As one grows up, the identification with toys is replaced by humans clinging or obsessing with how educated, wealthy, powerful, famous they are. Tolle refers to the ego as the “false self” – “false” because human beings perceive their worth or value primarily on the narrow basis of their physical, materialistic lives. This is no fault of the individual as that has been the way it was, throughout the centuries and continues to be, in the human, thinking and unconscious world. This suits the ego perfectly as it gets full control over the mind, to the exclusion of total consciousness, in which spirituality abounds.

 

Analogies

Let’s delve into a few practical analogies to shed light on Eckhart’s teachings. So, e.g. Adam, who has been brought up by his drunken and abusive dad, perceives that his dysfunctional past has been the root cause of the majority of his life failings. Whenever he is unsuccessful at anything, he feels dejected and mentally regurgitates on the bad cards he has been dealt with, in his life.

gear in head human thinking conceptHis all-consuming ego stokes the fire that keeps his past circumstances, very much alive, albeit in his mind. Although there is nothing he can do about what is essentially history, little does he realize that his ego is happily sapping away his energy from tapping into the depth of his creative being. If only he was aware that the thinking mind is but only a fraction of his total consciousness.

Then there is Fred, who although faced with similar life challenges, does not delve into debilitating mind games of his past. Instead, he accepts his failure, directs his energy at capitalizing on the lessons learnt and seeks out possibilities, even from his fallen stance. He neither strongly identifies with his past nor his previous failures. He does not allow the time-locked ego distract him from what is at hand and what needs to be actioned.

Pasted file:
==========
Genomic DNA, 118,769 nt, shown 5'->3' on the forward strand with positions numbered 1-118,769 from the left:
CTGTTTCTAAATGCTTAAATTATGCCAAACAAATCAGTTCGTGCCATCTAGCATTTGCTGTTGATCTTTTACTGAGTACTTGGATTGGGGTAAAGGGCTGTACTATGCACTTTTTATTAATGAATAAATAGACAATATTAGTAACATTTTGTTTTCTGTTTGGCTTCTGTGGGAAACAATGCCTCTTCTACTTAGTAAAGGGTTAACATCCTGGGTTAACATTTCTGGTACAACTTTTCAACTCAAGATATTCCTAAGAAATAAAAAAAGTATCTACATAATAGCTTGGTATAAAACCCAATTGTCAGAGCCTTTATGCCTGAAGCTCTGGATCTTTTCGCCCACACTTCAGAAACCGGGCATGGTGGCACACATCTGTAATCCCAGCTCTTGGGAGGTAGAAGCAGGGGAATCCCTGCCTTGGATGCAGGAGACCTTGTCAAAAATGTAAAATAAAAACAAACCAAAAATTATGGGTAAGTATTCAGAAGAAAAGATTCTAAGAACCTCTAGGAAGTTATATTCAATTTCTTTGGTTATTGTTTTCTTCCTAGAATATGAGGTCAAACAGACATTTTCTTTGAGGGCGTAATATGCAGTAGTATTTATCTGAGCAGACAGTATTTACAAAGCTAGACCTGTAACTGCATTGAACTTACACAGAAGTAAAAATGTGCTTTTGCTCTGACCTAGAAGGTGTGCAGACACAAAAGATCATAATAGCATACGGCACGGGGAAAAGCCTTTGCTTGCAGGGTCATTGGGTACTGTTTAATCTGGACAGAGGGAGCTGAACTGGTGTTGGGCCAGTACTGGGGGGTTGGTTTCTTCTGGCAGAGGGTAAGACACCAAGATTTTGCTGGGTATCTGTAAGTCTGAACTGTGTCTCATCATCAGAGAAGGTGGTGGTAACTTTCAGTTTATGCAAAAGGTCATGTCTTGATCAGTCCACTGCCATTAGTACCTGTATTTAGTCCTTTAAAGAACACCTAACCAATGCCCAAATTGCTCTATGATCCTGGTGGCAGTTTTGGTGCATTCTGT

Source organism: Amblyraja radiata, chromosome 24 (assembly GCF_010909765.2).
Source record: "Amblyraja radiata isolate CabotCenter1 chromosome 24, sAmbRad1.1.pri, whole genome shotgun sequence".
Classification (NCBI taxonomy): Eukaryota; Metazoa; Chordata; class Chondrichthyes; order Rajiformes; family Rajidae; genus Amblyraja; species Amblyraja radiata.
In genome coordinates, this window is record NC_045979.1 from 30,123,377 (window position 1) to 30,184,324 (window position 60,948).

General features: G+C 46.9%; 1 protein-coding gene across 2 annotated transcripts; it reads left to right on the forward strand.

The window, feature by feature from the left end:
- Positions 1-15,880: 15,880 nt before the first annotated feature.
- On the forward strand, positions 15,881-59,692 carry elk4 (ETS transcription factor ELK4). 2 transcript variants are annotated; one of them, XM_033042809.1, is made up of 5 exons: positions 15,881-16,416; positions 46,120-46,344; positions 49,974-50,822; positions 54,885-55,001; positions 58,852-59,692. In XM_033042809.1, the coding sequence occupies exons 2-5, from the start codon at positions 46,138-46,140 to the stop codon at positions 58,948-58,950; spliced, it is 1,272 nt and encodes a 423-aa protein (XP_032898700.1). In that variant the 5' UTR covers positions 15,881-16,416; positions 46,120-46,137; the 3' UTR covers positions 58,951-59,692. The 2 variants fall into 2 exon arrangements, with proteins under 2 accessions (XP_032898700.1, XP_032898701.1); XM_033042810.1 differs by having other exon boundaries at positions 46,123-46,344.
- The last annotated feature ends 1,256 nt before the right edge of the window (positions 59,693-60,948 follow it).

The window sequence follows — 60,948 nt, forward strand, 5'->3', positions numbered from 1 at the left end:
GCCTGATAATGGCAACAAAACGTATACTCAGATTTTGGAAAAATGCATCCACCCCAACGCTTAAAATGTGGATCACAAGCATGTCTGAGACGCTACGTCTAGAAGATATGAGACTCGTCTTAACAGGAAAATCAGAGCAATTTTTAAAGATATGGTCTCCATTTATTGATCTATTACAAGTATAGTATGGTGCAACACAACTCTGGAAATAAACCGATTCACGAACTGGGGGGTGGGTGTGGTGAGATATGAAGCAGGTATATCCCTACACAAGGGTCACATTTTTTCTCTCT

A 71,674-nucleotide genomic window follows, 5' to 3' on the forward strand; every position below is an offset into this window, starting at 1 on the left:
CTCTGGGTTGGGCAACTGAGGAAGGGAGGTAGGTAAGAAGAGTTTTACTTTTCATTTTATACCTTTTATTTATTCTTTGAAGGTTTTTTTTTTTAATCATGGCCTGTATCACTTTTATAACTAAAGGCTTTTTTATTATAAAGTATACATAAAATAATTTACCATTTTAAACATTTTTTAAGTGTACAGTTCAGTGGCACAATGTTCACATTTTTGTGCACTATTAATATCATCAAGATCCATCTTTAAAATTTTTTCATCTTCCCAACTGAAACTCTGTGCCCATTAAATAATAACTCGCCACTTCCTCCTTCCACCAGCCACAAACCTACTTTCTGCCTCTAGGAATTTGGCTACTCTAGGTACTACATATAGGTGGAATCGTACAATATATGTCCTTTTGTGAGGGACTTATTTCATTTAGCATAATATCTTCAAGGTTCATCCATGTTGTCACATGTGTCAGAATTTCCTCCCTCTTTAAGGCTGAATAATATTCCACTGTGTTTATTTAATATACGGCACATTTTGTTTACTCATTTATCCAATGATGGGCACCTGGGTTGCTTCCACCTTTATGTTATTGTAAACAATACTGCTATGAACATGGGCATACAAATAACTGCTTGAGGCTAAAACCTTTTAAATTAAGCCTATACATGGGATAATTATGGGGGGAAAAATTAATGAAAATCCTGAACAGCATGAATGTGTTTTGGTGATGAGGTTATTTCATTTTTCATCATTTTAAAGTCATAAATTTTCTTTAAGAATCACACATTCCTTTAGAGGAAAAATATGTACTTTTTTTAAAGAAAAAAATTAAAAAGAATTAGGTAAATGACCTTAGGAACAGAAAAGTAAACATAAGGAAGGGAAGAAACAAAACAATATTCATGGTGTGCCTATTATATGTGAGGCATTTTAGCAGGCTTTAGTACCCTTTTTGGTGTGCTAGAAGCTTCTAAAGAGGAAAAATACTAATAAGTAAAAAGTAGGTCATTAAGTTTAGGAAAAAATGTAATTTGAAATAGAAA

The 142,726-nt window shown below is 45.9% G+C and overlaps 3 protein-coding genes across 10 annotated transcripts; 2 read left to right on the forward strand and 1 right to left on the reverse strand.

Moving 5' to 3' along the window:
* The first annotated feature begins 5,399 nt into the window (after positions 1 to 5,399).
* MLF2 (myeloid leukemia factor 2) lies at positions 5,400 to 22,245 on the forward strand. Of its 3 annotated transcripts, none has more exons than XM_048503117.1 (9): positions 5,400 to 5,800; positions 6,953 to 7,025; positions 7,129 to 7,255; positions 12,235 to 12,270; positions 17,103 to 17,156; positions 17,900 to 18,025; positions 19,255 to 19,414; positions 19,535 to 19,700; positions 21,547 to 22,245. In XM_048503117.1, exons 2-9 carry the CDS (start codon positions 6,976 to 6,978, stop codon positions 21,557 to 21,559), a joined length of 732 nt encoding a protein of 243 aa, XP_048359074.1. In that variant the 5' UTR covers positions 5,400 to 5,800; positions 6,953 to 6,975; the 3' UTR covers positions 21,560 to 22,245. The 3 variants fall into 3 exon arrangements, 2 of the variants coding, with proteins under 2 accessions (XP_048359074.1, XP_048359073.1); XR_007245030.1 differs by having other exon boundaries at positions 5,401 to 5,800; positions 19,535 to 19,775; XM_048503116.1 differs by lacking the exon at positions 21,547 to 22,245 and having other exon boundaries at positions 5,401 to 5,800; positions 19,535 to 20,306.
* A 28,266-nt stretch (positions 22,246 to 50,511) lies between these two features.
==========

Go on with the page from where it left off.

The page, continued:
What happens when one is freed from Ego`s hold?

Eckhart Tolle with OprhaIn 2008, well-known US talk show host Oprah Winfrey hosted a global webcast seminar with Eckhart Tolle, for her book club selection and his book, “A New Earth”. They discussed the book at length, as well as answered questions from callers, the world over. In it, he made the thought provoking remark that if enlightenment was according to one’s material belongings, then the world would have reached enlightenment (many times over) with its deluge of shopping malls. One can sense that in fact, the world is far from being joy-filled in the truest sense; psychological suffering is far from being diminished.

Strong identification with material belongings, physical attributes, status, power, wealth, or lack thereof; or even a mental position – “I am right” – is the ego at work. One can strive towards a more comfortable lifestyle or state one’s viewpoint clearly but one need not latch on to them for dear life, wherein it takes over one’s being.

Whether it is a life challenge, an investigation, an experiment, or a questionnaire, if it is based on inaccurate evidence, the results will be flawed. Similarly, if one run their lives based on illusional ‘facts’, they would be operating at sub-standard levels, thus depriving themselves the opportunity of living the essence of who they are, and which life openly offers.

Eckhart invites all to learn to recognize the illusions that the ego often creates in order to be able to reduce the damage it is capable of creating. Just the act of recognizing it will lead to its eventual exposition and to the surface, the reality, miracle and depth of who we truly are (p 28). It is as simple as that.

Bibliography

Tolle, Eckhart (2005). A New Earth: Awakening to your life’s purpose. Penguin Group, New York.